Reading more on an e-book

While his sample size is hardly representative, Brad Stone's recent article in the New York Times suggests that e-book fans are reading more because of the device. There a few notable points made, but this one I particularly like:

Ms. Howard now buys books any time she wants. She recently downloaded a fantasy novel at 2:30 a.m., immediately after finishing the previous book in a series. She reads during her snippets of daily downtime, like during the wait to pick up her 9-year-old son from school. Her new reading pace is one novel a week.

This, friends and neighbours, is what digital fiction is all about: making it easier for people to find stories, to buy them, and to read.

Sure the people Stone interviews are gadget geeks—one of them works for Microsoft—but that's beside the point. These are people who would otherwise not be reading much at all. There may be an element of 'I've just spent three hundred dollars on this hunk of plastic so I'd better get some use out of it', but even if that's the case, so what? Potential audiences reading more? Who could be opposed to that?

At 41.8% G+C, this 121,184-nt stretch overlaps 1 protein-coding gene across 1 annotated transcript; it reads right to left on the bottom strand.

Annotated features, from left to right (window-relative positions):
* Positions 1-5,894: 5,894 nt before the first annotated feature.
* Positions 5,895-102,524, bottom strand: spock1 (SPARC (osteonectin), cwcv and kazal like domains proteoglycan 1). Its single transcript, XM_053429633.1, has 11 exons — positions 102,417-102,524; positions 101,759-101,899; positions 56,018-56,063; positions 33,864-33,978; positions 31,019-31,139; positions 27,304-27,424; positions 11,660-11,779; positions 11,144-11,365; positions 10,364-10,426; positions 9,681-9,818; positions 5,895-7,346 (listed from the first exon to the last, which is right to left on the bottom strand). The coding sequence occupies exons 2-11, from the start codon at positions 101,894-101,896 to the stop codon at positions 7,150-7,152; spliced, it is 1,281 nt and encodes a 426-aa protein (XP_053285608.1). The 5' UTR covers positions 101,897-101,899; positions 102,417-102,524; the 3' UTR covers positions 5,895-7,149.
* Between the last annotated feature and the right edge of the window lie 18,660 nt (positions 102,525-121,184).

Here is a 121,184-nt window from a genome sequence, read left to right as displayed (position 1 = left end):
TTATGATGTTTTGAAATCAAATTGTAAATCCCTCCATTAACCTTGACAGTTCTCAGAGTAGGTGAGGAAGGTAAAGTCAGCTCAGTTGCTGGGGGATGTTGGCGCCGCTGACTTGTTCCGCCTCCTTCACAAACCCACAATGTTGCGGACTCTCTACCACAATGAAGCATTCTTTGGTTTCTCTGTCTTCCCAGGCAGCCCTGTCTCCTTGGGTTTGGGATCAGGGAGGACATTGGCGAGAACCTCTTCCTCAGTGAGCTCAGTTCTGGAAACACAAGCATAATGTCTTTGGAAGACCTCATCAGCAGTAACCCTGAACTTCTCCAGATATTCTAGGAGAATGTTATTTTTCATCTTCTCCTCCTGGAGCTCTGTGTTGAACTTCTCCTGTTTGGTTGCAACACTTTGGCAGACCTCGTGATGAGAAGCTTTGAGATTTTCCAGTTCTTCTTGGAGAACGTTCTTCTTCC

This guy:

'Given the fact that people now have the Internet, almost 24-hour football entertainment in the fall, tennis matches from around the world, TV shows out the wazoo, and movies, do you really believe that people are going to be reading more because they can get it on a screen?' said John Sargent, chief executive of Macmillan, owner of imprints like Farrar, Straus and Giroux and St. Martin’s Press. 'I don’t see the scenario.'

So there you have it. A major US publisher is not interested in bringing stories to readers. Sure, e-books is small bikkies next to paper, but—holy crap!—there are readers out there! Do such people really want to shoot themselves in the foot like that because they don't like the idea of a screen? Well, actually they don't. Macmillan run their own e-books site. Although it's hardly full of household names, it does show that such dismissive statements from the top are at least partly disingenuous.

Reluctantly dragging their feet to e-books seems the order of the day. And don't expect them to like it. Extraordinary.

And, for the record, there's no TV shows coming out of my wazoo.

E-Book Fans Are Proving to Be Enthusiastic Readers - NYTimes.com.